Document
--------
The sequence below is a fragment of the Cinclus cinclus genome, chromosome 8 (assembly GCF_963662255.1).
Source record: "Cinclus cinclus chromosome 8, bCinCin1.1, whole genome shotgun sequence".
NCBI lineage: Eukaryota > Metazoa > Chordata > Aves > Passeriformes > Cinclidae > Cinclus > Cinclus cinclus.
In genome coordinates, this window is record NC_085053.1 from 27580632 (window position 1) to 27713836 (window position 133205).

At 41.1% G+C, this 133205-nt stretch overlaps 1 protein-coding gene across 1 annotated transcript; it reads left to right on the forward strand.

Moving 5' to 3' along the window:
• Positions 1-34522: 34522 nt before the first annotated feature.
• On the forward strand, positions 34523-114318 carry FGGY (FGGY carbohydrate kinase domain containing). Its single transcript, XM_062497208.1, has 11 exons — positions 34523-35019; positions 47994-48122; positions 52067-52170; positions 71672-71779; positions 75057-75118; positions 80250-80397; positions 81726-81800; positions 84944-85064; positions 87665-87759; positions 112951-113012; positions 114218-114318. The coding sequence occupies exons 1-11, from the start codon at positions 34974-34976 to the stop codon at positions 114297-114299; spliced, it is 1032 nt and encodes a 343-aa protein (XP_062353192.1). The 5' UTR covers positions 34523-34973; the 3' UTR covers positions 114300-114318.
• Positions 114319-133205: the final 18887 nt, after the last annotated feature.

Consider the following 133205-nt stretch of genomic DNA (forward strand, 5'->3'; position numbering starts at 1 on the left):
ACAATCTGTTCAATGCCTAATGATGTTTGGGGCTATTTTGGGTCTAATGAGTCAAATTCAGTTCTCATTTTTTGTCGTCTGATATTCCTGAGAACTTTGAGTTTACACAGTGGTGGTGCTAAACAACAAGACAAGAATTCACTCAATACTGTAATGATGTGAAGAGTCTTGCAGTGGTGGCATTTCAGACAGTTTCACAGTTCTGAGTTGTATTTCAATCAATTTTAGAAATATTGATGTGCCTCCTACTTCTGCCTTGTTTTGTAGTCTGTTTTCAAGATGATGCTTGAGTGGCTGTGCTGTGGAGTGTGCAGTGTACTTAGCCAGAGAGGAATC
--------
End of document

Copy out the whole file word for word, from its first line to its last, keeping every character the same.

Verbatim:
The sequence below is a fragment of the Cinclus cinclus genome, chromosome 8 (assembly GCF_963662255.1).
Source record: "Cinclus cinclus chromosome 8, bCinCin1.1, whole genome shotgun sequence".
NCBI lineage: Eukaryota > Metazoa > Chordata > Aves > Passeriformes > Cinclidae > Cinclus > Cinclus cinclus.
In genome coordinates, this window is record NC_085053.1 from 27580632 (window position 1) to 27713836 (window position 133205).

At 41.1% G+C, this 133205-nt stretch overlaps 1 protein-coding gene across 1 annotated transcript; it reads left to right on the forward strand.

Moving 5' to 3' along the window:
• Positions 1-34522: 34522 nt before the first annotated feature.
• On the forward strand, positions 34523-114318 carry FGGY (FGGY carbohydrate kinase domain containing). Its single transcript, XM_062497208.1, has 11 exons — positions 34523-35019; positions 47994-48122; positions 52067-52170; positions 71672-71779; positions 75057-75118; positions 80250-80397; positions 81726-81800; positions 84944-85064; positions 87665-87759; positions 112951-113012; positions 114218-114318. The coding sequence occupies exons 1-11, from the start codon at positions 34974-34976 to the stop codon at positions 114297-114299; spliced, it is 1032 nt and encodes a 343-aa protein (XP_062353192.1). The 5' UTR covers positions 34523-34973; the 3' UTR covers positions 114300-114318.
• Positions 114319-133205: the final 18887 nt, after the last annotated feature.

Consider the following 133205-nt stretch of genomic DNA (forward strand, 5'->3'; position numbering starts at 1 on the left):
ACAATCTGTTCAATGCCTAATGATGTTTGGGGCTATTTTGGGTCTAATGAGTCAAATTCAGTTCTCATTTTTTGTCGTCTGATATTCCTGAGAACTTTGAGTTTACACAGTGGTGGTGCTAAACAACAAGACAAGAATTCACTCAATACTGTAATGATGTGAAGAGTCTTGCAGTGGTGGCATTTCAGACAGTTTCACAGTTCTGAGTTGTATTTCAATCAATTTTAGAAATATTGATGTGCCTCCTACTTCTGCCTTGTTTTGTAGTCTGTTTTCAAGATGATGCTTGAGTGGCTGTGCTGTGGAGTGTGCAGTGTACTTAGCCAGAGAGGAATC